It all started with an unsuspecting email in my inbox, an invitation to attend a free taster session at the Fighting Fit Fencing club. Fencing? Aye sir!
So on the wintry afternoon of 1 April I set out to make a fool of myself. A bit nervous, I walked in and announced myself to the lady at reception who was drowning in a sea of papers and questions from curious customers. I was instructed to change into my trainers and sat down on the sidelines to take in the scene. The clash of swords, the sporadic yet frequent buzzing garnished with the smell of musty kits and the glare of the silver runways made my heart pump. I watched as seasoned and not-so-seasoned fencers swatted each other, a couple of them appearing as knights in their white garb and flowing shoulder length hair.
The clock struck 3. Time to suit up!!
First came a white vest with a sleeve for my dominant hand. Next a blue straightjacket complete with… guess what… boobie cups! I was ecstatic at this point as I’ve always been a little…errr… small in that area.
I was given a matching blue glove and to top it all off, the infamous meshed facemask. This heavy piece of armour hugged my face and imitated my neck’s every move. At first it was disorienting peeping through the million tiny holes, but a few seconds in and my eyes (and mind) adjusted.
We were lined up on the sidelines like eager school children on their first day of school to await further instructions.
Our dancing master, a round and comical fellow, began bellowing out instructions. The first and most important rule of fight club was: ‘NEVER take your mask off!’
Our foils – the thin lightweight curved swords – were our weapons. To score points we had to “Stick them with the pointy end.” Taps to the sleeve don’t count.
‘Do NOT slash your swords! This is NOT Pirates of he Caribbean!!’ blared the dancing master, ‘Except for that guy over there.’ he added, pointing to a character who eerily resembled Johnny Depp, complete with a lip ring, a feather in his hat and did I detect a hint of eyeliner and a some blond dreads? Sigh… I may have been fantasising.
So how to carry our playthings? ‘Pinch the handle real tight with your thumb and first finger, then wrap the rest of your fingers as close to guard as possible’
Now, how to stand. In the enguard position, I placed my feet at a 90-degree angle and bent my knees slightly. Wobble wobble. Yeap! Ready now. My dominant hand was extended outwards to carry my needle while the other hand nested behind my head.
Time for tactics! ‘Keep your body facing sideways to make you a smaller target for your opponent,’ demanded dancing master. ‘Fencing is two parts, attacking but also defending yourself. The word fence comes from defense.’ We were shown how to execute a parry and to lunge.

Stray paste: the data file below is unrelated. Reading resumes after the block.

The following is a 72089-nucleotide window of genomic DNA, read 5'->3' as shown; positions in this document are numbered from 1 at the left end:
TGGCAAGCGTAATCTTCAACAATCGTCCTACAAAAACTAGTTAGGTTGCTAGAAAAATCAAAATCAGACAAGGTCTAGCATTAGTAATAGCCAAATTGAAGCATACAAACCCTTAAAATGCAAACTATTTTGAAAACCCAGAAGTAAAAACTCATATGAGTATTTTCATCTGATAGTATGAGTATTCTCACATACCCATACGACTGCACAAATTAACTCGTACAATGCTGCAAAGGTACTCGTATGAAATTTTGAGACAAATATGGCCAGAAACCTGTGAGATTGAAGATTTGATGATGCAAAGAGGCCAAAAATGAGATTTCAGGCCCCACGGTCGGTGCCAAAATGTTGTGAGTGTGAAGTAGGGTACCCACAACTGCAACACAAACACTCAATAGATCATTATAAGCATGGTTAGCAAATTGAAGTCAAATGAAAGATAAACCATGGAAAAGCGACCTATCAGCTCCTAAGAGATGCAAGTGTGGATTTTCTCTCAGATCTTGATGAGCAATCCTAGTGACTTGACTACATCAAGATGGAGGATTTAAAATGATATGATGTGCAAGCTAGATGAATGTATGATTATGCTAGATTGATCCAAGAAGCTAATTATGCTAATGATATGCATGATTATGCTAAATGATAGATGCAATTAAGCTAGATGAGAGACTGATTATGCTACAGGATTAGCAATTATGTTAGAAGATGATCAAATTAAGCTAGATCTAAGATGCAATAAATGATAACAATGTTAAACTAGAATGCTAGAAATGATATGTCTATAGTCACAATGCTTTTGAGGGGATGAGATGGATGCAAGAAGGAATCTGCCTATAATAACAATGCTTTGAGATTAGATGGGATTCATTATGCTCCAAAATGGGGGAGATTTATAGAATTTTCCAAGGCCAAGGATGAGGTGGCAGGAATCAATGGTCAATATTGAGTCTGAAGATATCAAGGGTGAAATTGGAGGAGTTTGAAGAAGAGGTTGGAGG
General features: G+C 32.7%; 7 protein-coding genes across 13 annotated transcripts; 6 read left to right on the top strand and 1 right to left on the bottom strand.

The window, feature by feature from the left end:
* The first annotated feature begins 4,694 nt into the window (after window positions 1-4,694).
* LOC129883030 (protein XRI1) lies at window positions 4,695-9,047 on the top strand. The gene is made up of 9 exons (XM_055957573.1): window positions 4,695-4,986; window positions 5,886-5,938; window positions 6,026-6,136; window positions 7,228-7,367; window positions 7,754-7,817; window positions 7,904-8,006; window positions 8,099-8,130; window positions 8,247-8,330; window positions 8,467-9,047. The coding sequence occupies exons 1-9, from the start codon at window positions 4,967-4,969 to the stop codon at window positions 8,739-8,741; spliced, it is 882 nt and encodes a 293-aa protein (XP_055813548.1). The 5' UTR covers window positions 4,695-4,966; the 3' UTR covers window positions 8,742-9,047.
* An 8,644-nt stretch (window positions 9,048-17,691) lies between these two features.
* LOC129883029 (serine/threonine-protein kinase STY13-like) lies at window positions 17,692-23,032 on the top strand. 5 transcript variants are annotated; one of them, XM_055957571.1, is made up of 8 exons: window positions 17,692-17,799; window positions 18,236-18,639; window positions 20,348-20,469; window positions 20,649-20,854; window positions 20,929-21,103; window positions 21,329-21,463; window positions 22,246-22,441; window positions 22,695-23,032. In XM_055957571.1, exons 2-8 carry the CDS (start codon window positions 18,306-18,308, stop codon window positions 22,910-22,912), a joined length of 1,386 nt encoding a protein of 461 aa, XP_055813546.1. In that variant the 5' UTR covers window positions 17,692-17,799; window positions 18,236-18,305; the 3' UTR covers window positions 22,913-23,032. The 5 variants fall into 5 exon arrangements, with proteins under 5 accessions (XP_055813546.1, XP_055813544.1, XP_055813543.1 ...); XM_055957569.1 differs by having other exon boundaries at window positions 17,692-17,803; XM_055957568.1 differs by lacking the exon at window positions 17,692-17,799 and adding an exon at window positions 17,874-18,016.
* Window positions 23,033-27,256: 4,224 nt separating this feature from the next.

At this point dancing master thought he had equipped us with enough knowledge to fence.
Grouped in pairs, opponents stood on each side of the runway. My favorite part was saluting and greeting our opponents in a show of respect. To do this I had to point my foil to the floor, bring the guard up to my chin, point to the ceiling at a 45 degree angle; back to chin; back to floor.
‘On guard! … FENCE!!’ came the commands. My heart pounded in my ears and all butterflies were set loose!
My first opponent was a meek lady, an easy target, who retreated with every step I took forward. I was playing a game of thrones and I had waged war! The Brienne in me craved fiercer competition. ROAR!!
Second in line was a younger opponent, an Arya of sorts, deftly skilled at executing a parry and I think, I’m not entirely sure, he killed me a little. Sigh.
Back from the dead I faced my 3rd opponent, a middle-aged Italian fellow, skinny as hell, and left-handed. Now, I remember dancing master saying that lefties had a natural advantage over us righties. OK, lets put that theory to the test. As our foils played tag, a couple of taps to his sleeve, a few to mine, a lunge straight to his heart and he was down.
‘Haaaaalt’ brayed the dancing master.
As we shook hands, Fabiano said to me with a crestfallen look on his face, ‘You killed me,’ then walked away with not a broken bone in his body, but a largely bruised ego.
Winter was over. Pleased but not satisfied, I had decided that I abso-fencing-lutey loved this sport and defo wanted to play again.
As I was leaving the battlefield that day, dancing master reminded me, ‘Don’t just ring your friends, invite your enemies as well. You’ll finally get a chance to take a stab at them!’
Wise words my man. Maybe when winter comes around again.
“What do we say to the Lord of Death?”
I will fight again one day!
I’d like to say a big thank you to the staff at Fighting Fit Fencing club, for being so welcoming and informative!
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